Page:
Marcel Breuer's Buildings

From inventor of tubular steel furniture to architect

Marcel Breuer with his Harem (from l. to r.: Marcel Breuer, Martha Erps, Katt Both, Ruth Hollos) (1926) by Erich Consemüller (Photo)Bauhaus Dessau Foundation

You’ve achieved everything you can in your job and now you’d like to do something you were always interested in but haven’t even learned – but you don’t dare take the plunge?

Then let Marcel Breuer inspire you!

Marcel Breuer at the Bauhaus Dessau (ca. 1926) by Erich Consemüller (Photo)Bauhaus Dessau Foundation

He was just 18 when he arrived at the Bauhaus in 1920, and 23 when his gaze wandered over the sparkling handlebars of his beloved Adler bike and suddenly he knew – you have to make chairs from metal like this!

Lounge Chair, Model no. B35 and Stool, Model no. B37 Lounge Chair, Model no. B35 and Stool, Model no. B37 (Designed 1928–29, made c. 1930–35) by Marcel BreuerThe Museum of Fine Arts, Houston

So Breuer had just invented the tubular steel furniture that still influences the aesthetic of living rooms and boardrooms to this day.

No question, there was hardly anything left to achieve as a designer! So what next?

Bauatelier Gropius (Gropius architecture studio with Kurt Stolp, Hermann Bunzel and Hermann Trinkaus) (1927/1928) by Edmund ColleinBauhaus Dessau Foundation

Breuer had always been interested in architecture, but it wasn’t taught at the Bauhaus until 1927. So he looked over the shoulder of Walter Gropius in his architectural studio, and that’s where he sketched his first houses.

In 1929 he boldly started up his own first architectural firm in Berlin. But none of his designs got built. All he got to carry out were one or two conversions.

Breuer and Connie (1950)Original Source: Ezra Stoller

So he went back to designing furniture. In London in the mid-1930s for instance he designed this smart lounge chair for Isokon – which has also become a kind of classic.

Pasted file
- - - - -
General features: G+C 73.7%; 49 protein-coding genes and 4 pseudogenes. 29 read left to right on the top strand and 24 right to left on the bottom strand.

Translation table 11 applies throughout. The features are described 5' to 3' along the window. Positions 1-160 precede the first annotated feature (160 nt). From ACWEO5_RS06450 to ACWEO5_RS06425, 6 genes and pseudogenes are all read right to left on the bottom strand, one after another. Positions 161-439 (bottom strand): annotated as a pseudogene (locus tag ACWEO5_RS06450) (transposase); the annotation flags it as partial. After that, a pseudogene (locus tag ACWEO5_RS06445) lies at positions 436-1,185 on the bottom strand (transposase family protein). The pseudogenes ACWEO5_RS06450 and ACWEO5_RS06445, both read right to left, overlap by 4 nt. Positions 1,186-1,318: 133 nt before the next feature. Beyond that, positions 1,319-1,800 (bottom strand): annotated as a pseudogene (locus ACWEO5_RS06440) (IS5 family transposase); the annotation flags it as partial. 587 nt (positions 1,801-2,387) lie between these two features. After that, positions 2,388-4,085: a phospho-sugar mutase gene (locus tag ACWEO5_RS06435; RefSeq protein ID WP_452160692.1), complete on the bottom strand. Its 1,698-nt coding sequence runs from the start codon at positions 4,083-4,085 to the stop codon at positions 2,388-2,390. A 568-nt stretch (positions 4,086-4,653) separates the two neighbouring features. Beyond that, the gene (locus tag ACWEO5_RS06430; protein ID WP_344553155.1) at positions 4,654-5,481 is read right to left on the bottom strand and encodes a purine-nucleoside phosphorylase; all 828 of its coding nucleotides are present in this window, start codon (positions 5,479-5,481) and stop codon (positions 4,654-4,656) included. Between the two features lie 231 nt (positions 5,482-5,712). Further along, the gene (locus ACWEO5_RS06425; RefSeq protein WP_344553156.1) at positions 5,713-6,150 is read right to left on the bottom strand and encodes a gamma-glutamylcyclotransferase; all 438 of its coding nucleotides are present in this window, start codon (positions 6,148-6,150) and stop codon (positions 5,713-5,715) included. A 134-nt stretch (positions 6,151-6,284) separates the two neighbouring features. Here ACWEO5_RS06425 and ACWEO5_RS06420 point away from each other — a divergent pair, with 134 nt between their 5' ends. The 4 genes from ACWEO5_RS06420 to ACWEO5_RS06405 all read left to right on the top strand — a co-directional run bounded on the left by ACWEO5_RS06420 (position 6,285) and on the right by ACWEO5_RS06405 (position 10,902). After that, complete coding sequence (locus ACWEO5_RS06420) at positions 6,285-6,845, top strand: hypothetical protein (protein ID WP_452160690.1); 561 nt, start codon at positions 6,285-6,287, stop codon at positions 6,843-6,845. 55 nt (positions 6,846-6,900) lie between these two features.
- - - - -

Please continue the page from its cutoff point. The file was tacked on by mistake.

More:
He took the chair with him when he left for the USA in 1937 and designed his own house there.

Marcel Breuer (1950-08-08) by Walter SandersLIFE Photo Collection

As we all know, America is where dreams come true. Well, Breuer’s did anyway. Together with Walter Gropius he first established the Harvard University Faculty of Architecture and then a joint architectural firm, before finally starting up his own.

It worked pretty well! Large commissions were soon rolling in for Breuer from all over the world. He designs:

Iconic buildings, such as the Headquarters of UNESCO in Paris (1953),

Churches, such as St. John’s Abbey in Collegeville/Minnesota (1961),

University buildings, such as the Campus Center of the University of Massachusetts Amherst (1965–69),

Department stores, such as De Bijenkorf in Rotterdam (1952–57),

and a whole tourist resort: Flaine in the French Alpes (1961-1977).

By Bob GomelLIFE Photo Collection

In New York Breuer even built his own monument, without knowing it.

In the 1960s he designed the new building for the Whitney Museum of American Art, a great building in grey granite with a stair-like facade …

… and oblique views.

By Arthur SchatzLIFE Photo Collection

It’s pretty much the opposite of what his Bauhaus pals were designing in glass and steel, like the Pan Am Building, now known as the Life Met Building,

Grand Central Skyscraper (1959-02) by Andreas FeiningerLIFE Photo Collection

that Walter Gropius (in the center) was building in New York at about the same time.

The Met Breuer—Opening March 18, 2016The Metropolitan Museum of Art

When Breuer’s museum was being refurbished in 2016, the architect, who died in 1981, was given a very special honour – it’s now called the ‘Met Breuer’!

No question, what more can you achieve as an architect?

Credits: Story

Text / Concept / Realisation: Cornelia Jeske


Editing: Astrid Alexander, Cornelia Jeske

Translation: Catherine Hales, Stephan Schmidt

© Stiftung Bauhaus Dessau

www.bauhaus-dessau.de

Credits: All media
The story featured may in some cases have been created by an independent third party and may not always represent the views of the institutions, listed below, who have supplied the content.
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